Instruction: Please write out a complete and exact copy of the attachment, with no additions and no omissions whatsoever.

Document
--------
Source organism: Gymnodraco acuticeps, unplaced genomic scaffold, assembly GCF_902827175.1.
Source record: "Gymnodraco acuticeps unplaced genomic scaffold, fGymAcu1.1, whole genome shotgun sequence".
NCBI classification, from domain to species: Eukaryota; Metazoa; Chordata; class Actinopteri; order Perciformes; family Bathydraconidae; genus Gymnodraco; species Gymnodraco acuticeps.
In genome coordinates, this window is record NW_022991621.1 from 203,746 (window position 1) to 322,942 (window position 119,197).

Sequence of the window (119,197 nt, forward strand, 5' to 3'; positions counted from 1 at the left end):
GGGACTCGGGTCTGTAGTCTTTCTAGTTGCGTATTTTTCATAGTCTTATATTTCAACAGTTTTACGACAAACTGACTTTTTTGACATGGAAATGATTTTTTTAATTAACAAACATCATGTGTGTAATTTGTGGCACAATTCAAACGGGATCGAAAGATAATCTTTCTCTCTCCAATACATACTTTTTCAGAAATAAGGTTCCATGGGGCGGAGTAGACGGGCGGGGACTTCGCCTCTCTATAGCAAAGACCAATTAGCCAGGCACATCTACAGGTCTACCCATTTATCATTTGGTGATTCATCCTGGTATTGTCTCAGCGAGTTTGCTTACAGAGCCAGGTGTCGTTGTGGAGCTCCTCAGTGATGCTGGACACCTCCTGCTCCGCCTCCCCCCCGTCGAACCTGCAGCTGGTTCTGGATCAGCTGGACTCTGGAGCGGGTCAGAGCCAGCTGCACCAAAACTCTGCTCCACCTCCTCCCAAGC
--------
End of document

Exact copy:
Source organism: Gymnodraco acuticeps, unplaced genomic scaffold, assembly GCF_902827175.1.
Source record: "Gymnodraco acuticeps unplaced genomic scaffold, fGymAcu1.1, whole genome shotgun sequence".
NCBI classification, from domain to species: Eukaryota; Metazoa; Chordata; class Actinopteri; order Perciformes; family Bathydraconidae; genus Gymnodraco; species Gymnodraco acuticeps.
In genome coordinates, this window is record NW_022991621.1 from 203,746 (window position 1) to 322,942 (window position 119,197).

Sequence of the window (119,197 nt, forward strand, 5' to 3'; positions counted from 1 at the left end):
GGGACTCGGGTCTGTAGTCTTTCTAGTTGCGTATTTTTCATAGTCTTATATTTCAACAGTTTTACGACAAACTGACTTTTTTGACATGGAAATGATTTTTTTAATTAACAAACATCATGTGTGTAATTTGTGGCACAATTCAAACGGGATCGAAAGATAATCTTTCTCTCTCCAATACATACTTTTTCAGAAATAAGGTTCCATGGGGCGGAGTAGACGGGCGGGGACTTCGCCTCTCTATAGCAAAGACCAATTAGCCAGGCACATCTACAGGTCTACCCATTTATCATTTGGTGATTCATCCTGGTATTGTCTCAGCGAGTTTGCTTACAGAGCCAGGTGTCGTTGTGGAGCTCCTCAGTGATGCTGGACACCTCCTGCTCCGCCTCCCCCCCGTCGAACCTGCAGCTGGTTCTGGATCAGCTGGACTCTGGAGCGGGTCAGAGCCAGCTGCACCAAAACTCTGCTCCACCTCCTCCCAAGC